Sen. John Kerry, D-Mass, the chairman of the Senate Foreign Relations Committee, had added another condition that the administration hasn't publicly acknowledged as its position: that Mubarak appoint a caretaker government and depart sooner rather than later.
But Mubarak made no mention of Gamal in his televised statement and instead sketched a transition that would last into September and possibly well beyond.
Obama barely mentioned Mubarak's public statement in his remarks.
U.S. officials privately questioned whether Mubarak's concession would placate a swelling protest movement.
Earlier Tuesday, Obama's envoy, former U.S. diplomat Frank Wisner, urged Mubarak in a face-to-face meeting to announce that neither he nor his son would run in presidential elections scheduled for later this year.
Wisner's message was, "You've got to move, and the sooner the better," said a senior administration official, who like others requested anonymity to speak more freely.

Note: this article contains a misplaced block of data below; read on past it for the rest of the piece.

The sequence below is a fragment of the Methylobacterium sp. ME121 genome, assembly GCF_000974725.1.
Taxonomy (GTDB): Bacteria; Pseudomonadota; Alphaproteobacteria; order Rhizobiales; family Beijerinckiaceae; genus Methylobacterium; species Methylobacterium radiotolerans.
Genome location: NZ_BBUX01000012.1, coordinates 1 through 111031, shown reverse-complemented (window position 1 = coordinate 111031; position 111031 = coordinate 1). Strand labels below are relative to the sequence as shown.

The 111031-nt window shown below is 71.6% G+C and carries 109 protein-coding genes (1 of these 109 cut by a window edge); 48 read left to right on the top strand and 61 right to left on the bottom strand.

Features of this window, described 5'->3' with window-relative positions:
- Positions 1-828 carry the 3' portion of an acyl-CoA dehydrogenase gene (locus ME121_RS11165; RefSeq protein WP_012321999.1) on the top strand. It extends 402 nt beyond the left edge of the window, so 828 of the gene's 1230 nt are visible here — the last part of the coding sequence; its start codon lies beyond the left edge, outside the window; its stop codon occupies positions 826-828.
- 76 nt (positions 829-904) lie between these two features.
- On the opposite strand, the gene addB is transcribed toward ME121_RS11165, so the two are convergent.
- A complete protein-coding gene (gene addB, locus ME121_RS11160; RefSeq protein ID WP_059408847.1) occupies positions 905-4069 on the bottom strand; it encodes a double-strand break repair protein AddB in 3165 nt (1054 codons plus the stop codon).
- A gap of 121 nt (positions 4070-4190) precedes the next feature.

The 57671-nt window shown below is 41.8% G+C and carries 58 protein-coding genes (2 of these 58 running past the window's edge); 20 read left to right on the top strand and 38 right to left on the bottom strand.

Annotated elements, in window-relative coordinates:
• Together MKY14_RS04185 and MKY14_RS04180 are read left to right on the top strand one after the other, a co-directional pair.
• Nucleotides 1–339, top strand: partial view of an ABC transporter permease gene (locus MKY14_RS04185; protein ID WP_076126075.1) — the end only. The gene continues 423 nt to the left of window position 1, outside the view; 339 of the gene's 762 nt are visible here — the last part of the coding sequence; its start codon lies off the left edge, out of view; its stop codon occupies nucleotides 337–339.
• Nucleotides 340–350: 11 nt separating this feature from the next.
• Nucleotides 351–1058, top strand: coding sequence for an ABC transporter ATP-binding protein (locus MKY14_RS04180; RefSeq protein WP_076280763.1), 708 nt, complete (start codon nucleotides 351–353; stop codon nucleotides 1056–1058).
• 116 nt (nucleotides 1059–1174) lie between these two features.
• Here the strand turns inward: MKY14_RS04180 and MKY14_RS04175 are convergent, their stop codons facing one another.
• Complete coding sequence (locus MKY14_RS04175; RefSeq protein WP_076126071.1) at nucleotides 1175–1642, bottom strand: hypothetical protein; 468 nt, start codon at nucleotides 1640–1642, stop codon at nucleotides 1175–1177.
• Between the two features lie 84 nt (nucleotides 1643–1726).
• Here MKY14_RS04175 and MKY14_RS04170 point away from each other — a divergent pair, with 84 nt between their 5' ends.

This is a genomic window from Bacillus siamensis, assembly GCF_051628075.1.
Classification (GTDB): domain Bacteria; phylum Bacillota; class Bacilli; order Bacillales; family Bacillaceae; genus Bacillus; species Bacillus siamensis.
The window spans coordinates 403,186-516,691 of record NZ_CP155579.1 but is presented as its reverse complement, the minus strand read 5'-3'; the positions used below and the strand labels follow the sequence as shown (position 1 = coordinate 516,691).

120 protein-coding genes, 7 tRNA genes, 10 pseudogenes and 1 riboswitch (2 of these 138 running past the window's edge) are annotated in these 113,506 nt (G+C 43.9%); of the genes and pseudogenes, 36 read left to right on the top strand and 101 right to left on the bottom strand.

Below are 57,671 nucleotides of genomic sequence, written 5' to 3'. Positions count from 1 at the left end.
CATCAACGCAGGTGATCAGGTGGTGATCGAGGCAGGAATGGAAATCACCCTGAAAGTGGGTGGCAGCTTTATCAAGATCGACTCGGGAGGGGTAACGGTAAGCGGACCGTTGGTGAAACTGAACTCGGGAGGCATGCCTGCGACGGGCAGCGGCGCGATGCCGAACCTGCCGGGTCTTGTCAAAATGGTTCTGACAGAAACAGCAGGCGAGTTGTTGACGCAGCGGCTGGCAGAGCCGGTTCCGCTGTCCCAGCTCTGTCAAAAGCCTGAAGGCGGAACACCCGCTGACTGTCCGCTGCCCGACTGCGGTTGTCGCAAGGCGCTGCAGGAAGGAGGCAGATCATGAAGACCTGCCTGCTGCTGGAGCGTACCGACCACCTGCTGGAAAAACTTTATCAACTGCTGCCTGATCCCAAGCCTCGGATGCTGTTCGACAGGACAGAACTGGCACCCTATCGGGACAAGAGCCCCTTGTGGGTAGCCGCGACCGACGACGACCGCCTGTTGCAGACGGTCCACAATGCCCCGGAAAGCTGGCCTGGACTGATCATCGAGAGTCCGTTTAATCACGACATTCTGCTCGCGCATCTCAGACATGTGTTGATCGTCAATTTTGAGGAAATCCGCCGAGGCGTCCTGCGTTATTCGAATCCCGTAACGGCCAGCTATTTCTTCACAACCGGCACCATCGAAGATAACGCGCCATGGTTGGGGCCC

"President Mubarak has shifted. He has gone through a process, where 'Okay, I can manage this, I can reform the government,' but each of those steps has kind of been overtaken by the size and speed with which the movement has made clear a demand for him to step aside," the senior official said.
"He has moved, and yet it is unclear if this will be enough to allow him to remain through September," the official said. "It's clear that the movement on the streets is growing in size. It's not going away."